It wasn't the sex I missed. It was touch. I missed touching her–breathing in the air she recycled from her mouth and making it mine. I missed waking up in the middle of the night to smell the hair on the top of her head right where the part divided her skull into two hemispheres.
The world was different now. I drifted through planes of altered reality only to find myself lost in the space of the you that was missing.
The fat, old ladies at the senior center told me I wasn't fun anymore. They noticed I stopped singing. I used to sing.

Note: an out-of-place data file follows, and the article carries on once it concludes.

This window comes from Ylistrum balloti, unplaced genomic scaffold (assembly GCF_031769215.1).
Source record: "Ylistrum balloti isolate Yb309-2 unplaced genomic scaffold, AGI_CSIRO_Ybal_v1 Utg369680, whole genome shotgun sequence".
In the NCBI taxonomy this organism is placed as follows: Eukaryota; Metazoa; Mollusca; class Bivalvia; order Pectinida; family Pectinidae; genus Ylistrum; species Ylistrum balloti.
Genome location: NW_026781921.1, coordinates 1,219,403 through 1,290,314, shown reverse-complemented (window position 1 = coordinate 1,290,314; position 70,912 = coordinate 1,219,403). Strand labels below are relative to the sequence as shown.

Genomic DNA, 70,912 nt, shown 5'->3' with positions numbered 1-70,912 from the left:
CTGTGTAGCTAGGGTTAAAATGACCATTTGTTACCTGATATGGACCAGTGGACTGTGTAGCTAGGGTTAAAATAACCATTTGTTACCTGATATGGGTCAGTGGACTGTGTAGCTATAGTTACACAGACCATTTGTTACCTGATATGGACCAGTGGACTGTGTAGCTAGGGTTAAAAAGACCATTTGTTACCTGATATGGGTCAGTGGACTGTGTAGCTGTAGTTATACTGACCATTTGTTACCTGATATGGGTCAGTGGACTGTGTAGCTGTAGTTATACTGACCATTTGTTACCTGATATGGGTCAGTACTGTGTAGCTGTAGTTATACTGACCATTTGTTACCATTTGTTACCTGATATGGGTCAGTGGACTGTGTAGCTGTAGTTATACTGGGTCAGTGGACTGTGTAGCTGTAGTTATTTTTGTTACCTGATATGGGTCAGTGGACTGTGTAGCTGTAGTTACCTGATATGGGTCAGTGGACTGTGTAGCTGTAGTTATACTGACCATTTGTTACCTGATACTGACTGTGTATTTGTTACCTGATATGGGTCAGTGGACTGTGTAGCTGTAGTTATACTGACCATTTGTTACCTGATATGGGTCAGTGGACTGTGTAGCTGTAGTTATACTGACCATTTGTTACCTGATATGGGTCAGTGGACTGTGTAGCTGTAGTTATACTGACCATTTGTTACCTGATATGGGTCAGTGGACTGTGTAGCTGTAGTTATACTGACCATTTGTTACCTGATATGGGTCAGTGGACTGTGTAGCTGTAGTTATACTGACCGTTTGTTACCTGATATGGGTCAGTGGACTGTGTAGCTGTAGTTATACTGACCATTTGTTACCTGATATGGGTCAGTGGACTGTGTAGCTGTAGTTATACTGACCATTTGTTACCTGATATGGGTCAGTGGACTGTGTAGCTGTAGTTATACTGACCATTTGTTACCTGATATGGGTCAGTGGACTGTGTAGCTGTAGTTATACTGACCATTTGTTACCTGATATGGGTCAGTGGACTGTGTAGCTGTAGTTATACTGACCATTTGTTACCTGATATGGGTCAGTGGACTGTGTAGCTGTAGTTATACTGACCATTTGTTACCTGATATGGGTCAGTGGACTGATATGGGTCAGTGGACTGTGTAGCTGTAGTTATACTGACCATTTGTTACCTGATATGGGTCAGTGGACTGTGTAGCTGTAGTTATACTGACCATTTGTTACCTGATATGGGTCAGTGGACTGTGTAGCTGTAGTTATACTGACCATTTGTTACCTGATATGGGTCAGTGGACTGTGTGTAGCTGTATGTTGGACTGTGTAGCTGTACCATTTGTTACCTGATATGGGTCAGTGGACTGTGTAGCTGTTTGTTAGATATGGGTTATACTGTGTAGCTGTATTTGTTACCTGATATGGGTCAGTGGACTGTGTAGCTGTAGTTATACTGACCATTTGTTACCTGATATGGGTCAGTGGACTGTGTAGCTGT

I played ping pong there daily. They remembered my smile–now faded. They remembered my song–now silent. That was the worst thing anyone had ever said to me.
They told me I should dance. I didn't want to–didn't know how. I didn't want to dance with the fat ladies. But one day I did and they saved my life–those ladies and the night I danced.
After you, I didn't want to live. But to touch again, Francine. Even if it wasn't you. To feel a stranger's pulse flowing like rivers underneath my trembling, uneasy hands. To hold another life in mine, even if it was one of the fat, old lady's hands.
It wasn't the sex I missed. It was touch.
-Milton, Lyft driver. February 2, 2017. 3:24am. The first (and last) two lines are his words as is the story.